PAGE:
• Each SpinCo Warrant is exercisable into one SpinCo Share at the exercise price of $1.25 per SpinCo Warrant Share
  • Expiry date is 24 months from the beginning of SpinCo Share trading

The announcement was made September 25, right round the time the company’s share price began to cascade.

The logic here is that TGOD shareholders who bought shares in the company early may be selling off their stock and reinvesting it into the spin-off, leading to, or exacerbating, the price drop.

Artist’s depiction of TGOD shareholders


The third potential cause behind the drop is the freeze on TGOD’s non-IPO shares. As mentioned, the early TGOD stock becomes free trading in early November, but shareholders who bought-in during the company’s IPO on May 2, or in the time since, are, naturally, free to sell anytime. And some have.

But may haven’t. Many are looking at the trend lines in that chart and seeing a stock that has done nothing but show increasing volume and a base forming around $5.50, which is a great return.


All weed stocks are getting pounded out right now, in the lead up to October 17’s updating of Canada’s federal weed laws.


Because nobody knows what’s coming, which companies will be negatively impacted, which companies are going to be well positioned, and – most importantly – weed stocks have had October 17 wired into their share prices for months.

There won’t be a boom in prices after October 17. There’ll be a fall. There always is, just as there’s always a massive price rise in November/December, a situation that has happened every year since 2014.

When TGOD came public and hit $7.50, we suggested folks, if they can, should think about taking their profits, since $3.65 to $7.50 is a great result. We stood by that even as the company surged to $9, bounced around the $8 mark, and through every up and down since.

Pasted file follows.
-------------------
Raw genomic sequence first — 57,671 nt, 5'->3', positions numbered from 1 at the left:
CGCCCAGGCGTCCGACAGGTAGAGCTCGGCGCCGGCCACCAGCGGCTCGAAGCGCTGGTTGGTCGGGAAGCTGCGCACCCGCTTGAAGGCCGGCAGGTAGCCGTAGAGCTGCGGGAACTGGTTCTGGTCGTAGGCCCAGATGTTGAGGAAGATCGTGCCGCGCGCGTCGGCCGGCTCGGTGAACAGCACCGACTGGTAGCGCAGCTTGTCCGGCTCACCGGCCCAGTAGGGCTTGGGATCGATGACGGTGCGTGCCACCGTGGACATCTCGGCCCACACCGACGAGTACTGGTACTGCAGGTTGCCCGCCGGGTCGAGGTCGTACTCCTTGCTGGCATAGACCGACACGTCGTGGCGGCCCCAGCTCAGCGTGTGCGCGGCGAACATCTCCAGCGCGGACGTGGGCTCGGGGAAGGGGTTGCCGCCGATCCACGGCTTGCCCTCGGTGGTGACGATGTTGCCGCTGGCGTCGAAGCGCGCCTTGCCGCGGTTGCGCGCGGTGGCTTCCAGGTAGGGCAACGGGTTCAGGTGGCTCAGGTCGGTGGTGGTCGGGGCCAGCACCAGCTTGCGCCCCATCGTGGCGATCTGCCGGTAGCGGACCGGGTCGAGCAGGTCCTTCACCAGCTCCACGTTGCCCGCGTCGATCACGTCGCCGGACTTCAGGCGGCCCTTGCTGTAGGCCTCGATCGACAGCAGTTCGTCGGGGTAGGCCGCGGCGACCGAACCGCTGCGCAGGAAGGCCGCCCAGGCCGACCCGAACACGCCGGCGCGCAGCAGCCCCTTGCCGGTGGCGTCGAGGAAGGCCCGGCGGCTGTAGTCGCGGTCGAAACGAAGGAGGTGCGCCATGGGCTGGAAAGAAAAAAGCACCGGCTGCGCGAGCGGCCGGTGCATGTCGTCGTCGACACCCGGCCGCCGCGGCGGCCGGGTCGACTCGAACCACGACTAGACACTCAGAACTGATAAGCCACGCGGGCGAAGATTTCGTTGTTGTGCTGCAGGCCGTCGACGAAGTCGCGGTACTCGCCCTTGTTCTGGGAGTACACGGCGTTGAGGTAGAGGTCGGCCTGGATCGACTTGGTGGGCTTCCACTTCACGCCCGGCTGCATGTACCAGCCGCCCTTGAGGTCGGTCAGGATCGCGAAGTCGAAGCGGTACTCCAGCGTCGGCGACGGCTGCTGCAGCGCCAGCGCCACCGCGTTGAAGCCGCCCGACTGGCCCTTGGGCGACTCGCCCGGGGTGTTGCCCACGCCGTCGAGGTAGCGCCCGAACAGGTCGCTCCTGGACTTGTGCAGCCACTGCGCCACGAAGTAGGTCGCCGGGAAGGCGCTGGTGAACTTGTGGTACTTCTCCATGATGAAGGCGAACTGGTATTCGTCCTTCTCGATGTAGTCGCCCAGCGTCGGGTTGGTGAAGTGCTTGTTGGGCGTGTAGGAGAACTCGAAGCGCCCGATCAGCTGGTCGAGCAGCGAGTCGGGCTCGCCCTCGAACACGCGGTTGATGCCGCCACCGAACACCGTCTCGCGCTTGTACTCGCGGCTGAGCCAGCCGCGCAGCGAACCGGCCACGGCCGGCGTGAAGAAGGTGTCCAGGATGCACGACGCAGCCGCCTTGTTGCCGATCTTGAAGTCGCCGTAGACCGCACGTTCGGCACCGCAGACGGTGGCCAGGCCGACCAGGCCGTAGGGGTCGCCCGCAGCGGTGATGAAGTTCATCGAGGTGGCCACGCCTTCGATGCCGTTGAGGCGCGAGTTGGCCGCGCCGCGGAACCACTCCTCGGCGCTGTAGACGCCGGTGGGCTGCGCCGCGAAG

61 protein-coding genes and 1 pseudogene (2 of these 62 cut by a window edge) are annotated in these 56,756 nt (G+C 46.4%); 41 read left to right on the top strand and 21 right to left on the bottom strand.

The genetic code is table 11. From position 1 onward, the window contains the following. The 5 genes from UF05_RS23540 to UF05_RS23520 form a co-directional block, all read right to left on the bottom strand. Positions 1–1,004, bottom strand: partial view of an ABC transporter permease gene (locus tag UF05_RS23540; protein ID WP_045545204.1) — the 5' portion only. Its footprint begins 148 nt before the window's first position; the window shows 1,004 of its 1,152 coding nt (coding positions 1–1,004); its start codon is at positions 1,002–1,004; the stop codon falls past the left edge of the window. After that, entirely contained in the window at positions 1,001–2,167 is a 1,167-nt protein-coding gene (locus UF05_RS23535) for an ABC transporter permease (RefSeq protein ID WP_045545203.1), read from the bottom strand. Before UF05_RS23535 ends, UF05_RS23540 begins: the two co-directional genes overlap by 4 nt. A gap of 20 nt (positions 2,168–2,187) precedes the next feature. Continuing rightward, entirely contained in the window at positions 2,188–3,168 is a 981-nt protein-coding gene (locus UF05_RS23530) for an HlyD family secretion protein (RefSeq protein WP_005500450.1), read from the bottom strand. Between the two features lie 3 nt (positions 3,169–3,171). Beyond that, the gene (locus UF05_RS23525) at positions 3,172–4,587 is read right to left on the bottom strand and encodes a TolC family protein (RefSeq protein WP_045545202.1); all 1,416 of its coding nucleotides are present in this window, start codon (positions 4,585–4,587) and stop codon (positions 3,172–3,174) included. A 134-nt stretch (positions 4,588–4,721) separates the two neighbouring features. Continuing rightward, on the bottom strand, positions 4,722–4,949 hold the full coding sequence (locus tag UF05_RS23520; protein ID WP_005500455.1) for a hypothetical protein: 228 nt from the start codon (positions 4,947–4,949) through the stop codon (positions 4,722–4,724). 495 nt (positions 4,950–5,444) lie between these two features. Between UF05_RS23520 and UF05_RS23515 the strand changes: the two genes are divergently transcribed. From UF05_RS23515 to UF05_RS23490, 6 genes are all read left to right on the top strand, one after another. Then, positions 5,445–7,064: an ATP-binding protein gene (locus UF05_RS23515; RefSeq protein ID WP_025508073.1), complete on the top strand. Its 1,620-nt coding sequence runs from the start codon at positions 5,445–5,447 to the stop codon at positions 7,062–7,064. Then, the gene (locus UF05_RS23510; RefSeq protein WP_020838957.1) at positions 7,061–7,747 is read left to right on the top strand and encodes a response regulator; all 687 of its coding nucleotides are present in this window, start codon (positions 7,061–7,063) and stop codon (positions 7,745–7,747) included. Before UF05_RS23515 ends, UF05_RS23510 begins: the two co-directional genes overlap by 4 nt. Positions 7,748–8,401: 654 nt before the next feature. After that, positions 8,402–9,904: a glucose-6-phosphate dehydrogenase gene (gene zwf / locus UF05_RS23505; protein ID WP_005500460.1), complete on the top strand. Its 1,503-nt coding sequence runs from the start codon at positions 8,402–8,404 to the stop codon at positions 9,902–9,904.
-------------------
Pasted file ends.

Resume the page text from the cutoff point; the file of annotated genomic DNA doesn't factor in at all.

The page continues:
You can love TGOD and sell TGOD, if the market is making a general move that doesn’t benefit it.

But consider this: November’s free trading day has always been coming – the stock still ran hard on news and technology and advances and licenses for the last several months. Those things haven’t stopped being true.

When November comes and goes, TGOD will still be cashed up and loaded for bear with no more paper issues holding it back, and all those things that drove it as a big lifter in the last few months will still be real business assets and moves.

By all means, consider the short term, but act on the long.

Maybe I won’t sell after all.

— Chris Parry, with file by Ethan Reyes

Full disclosure: TGOD is an Equity Guru marketing client and the author owns stock in the company. He’s also participating in the Plus Products financing.

Written By:

Chris Parry

A multi-Webster Award winner for excellence in BC journalism, Parry is the founder and publisher of Equity.Guru, which he built with the specific plan to blend old school reporting with stock promotion, in a way that puts the emphasis on truth, high standards, and ethics. Parry is a veteran of TV, radio, and print, and consults with public companies to help them figure out their storylines, lay down achievable milestones, and improve their communication with shareholders, while also posting regular deep dive analysis of companies in the public spotlight.